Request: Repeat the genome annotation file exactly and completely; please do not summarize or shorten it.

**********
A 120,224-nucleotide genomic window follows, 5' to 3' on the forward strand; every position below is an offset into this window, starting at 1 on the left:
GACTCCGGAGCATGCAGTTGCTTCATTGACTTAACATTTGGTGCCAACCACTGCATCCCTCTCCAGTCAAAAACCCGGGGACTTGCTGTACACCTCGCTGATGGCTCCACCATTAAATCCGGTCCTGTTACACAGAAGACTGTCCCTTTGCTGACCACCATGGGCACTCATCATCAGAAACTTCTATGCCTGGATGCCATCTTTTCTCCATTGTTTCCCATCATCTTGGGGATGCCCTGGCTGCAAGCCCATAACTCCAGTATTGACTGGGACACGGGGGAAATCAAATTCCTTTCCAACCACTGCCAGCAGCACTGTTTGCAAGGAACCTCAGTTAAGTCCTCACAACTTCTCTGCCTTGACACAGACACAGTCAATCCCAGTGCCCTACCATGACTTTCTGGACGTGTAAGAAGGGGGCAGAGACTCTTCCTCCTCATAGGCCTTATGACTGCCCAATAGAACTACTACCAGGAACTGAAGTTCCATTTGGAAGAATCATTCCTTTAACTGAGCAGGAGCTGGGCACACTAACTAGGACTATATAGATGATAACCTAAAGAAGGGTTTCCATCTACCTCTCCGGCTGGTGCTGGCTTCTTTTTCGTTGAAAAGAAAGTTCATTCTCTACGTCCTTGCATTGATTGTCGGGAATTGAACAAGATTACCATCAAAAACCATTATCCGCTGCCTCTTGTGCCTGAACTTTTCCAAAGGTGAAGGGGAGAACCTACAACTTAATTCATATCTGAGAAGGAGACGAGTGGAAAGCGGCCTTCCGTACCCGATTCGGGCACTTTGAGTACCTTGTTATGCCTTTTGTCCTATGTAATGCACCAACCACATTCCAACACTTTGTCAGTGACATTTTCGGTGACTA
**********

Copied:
A 120,224-nucleotide genomic window follows, 5' to 3' on the forward strand; every position below is an offset into this window, starting at 1 on the left:
GACTCCGGAGCATGCAGTTGCTTCATTGACTTAACATTTGGTGCCAACCACTGCATCCCTCTCCAGTCAAAAACCCGGGGACTTGCTGTACACCTCGCTGATGGCTCCACCATTAAATCCGGTCCTGTTACACAGAAGACTGTCCCTTTGCTGACCACCATGGGCACTCATCATCAGAAACTTCTATGCCTGGATGCCATCTTTTCTCCATTGTTTCCCATCATCTTGGGGATGCCCTGGCTGCAAGCCCATAACTCCAGTATTGACTGGGACACGGGGGAAATCAAATTCCTTTCCAACCACTGCCAGCAGCACTGTTTGCAAGGAACCTCAGTTAAGTCCTCACAACTTCTCTGCCTTGACACAGACACAGTCAATCCCAGTGCCCTACCATGACTTTCTGGACGTGTAAGAAGGGGGCAGAGACTCTTCCTCCTCATAGGCCTTATGACTGCCCAATAGAACTACTACCAGGAACTGAAGTTCCATTTGGAAGAATCATTCCTTTAACTGAGCAGGAGCTGGGCACACTAACTAGGACTATATAGATGATAACCTAAAGAAGGGTTTCCATCTACCTCTCCGGCTGGTGCTGGCTTCTTTTTCGTTGAAAAGAAAGTTCATTCTCTACGTCCTTGCATTGATTGTCGGGAATTGAACAAGATTACCATCAAAAACCATTATCCGCTGCCTCTTGTGCCTGAACTTTTCCAAAGGTGAAGGGGAGAACCTACAACTTAATTCATATCTGAGAAGGAGACGAGTGGAAAGCGGCCTTCCGTACCCGATTCGGGCACTTTGAGTACCTTGTTATGCCTTTTGTCCTATGTAATGCACCAACCACATTCCAACACTTTGTCAGTGACATTTTCGGTGACTA